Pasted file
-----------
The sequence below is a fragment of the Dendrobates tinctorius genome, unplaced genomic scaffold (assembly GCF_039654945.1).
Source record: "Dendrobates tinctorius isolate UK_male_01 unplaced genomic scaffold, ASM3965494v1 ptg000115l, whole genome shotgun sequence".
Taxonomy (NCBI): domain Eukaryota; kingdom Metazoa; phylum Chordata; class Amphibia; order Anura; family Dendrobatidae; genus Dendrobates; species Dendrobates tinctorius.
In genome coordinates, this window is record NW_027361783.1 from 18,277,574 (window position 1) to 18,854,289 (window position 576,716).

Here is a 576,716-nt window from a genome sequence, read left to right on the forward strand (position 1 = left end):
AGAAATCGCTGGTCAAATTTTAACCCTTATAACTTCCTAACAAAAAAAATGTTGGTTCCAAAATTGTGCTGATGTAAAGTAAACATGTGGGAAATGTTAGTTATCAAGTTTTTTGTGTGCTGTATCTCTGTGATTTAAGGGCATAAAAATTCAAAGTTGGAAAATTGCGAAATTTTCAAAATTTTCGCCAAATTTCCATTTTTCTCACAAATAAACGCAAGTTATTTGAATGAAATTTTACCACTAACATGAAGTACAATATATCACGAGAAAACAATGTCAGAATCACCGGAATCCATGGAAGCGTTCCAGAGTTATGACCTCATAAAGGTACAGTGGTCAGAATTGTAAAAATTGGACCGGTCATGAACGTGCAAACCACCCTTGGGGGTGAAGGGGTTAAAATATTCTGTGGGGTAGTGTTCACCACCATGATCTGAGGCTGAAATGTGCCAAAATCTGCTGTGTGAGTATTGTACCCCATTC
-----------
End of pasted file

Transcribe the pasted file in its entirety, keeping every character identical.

The sequence below is a fragment of the Dendrobates tinctorius genome, unplaced genomic scaffold (assembly GCF_039654945.1).
Source record: "Dendrobates tinctorius isolate UK_male_01 unplaced genomic scaffold, ASM3965494v1 ptg000115l, whole genome shotgun sequence".
Taxonomy (NCBI): domain Eukaryota; kingdom Metazoa; phylum Chordata; class Amphibia; order Anura; family Dendrobatidae; genus Dendrobates; species Dendrobates tinctorius.
In genome coordinates, this window is record NW_027361783.1 from 18,277,574 (window position 1) to 18,854,289 (window position 576,716).

Here is a 576,716-nt window from a genome sequence, read left to right on the forward strand (position 1 = left end):
AGAAATCGCTGGTCAAATTTTAACCCTTATAACTTCCTAACAAAAAAAATGTTGGTTCCAAAATTGTGCTGATGTAAAGTAAACATGTGGGAAATGTTAGTTATCAAGTTTTTTGTGTGCTGTATCTCTGTGATTTAAGGGCATAAAAATTCAAAGTTGGAAAATTGCGAAATTTTCAAAATTTTCGCCAAATTTCCATTTTTCTCACAAATAAACGCAAGTTATTTGAATGAAATTTTACCACTAACATGAAGTACAATATATCACGAGAAAACAATGTCAGAATCACCGGAATCCATGGAAGCGTTCCAGAGTTATGACCTCATAAAGGTACAGTGGTCAGAATTGTAAAAATTGGACCGGTCATGAACGTGCAAACCACCCTTGGGGGTGAAGGGGTTAAAATATTCTGTGGGGTAGTGTTCACCACCATGATCTGAGGCTGAAATGTGCCAAAATCTGCTGTGTGAGTATTGTACCCCATTC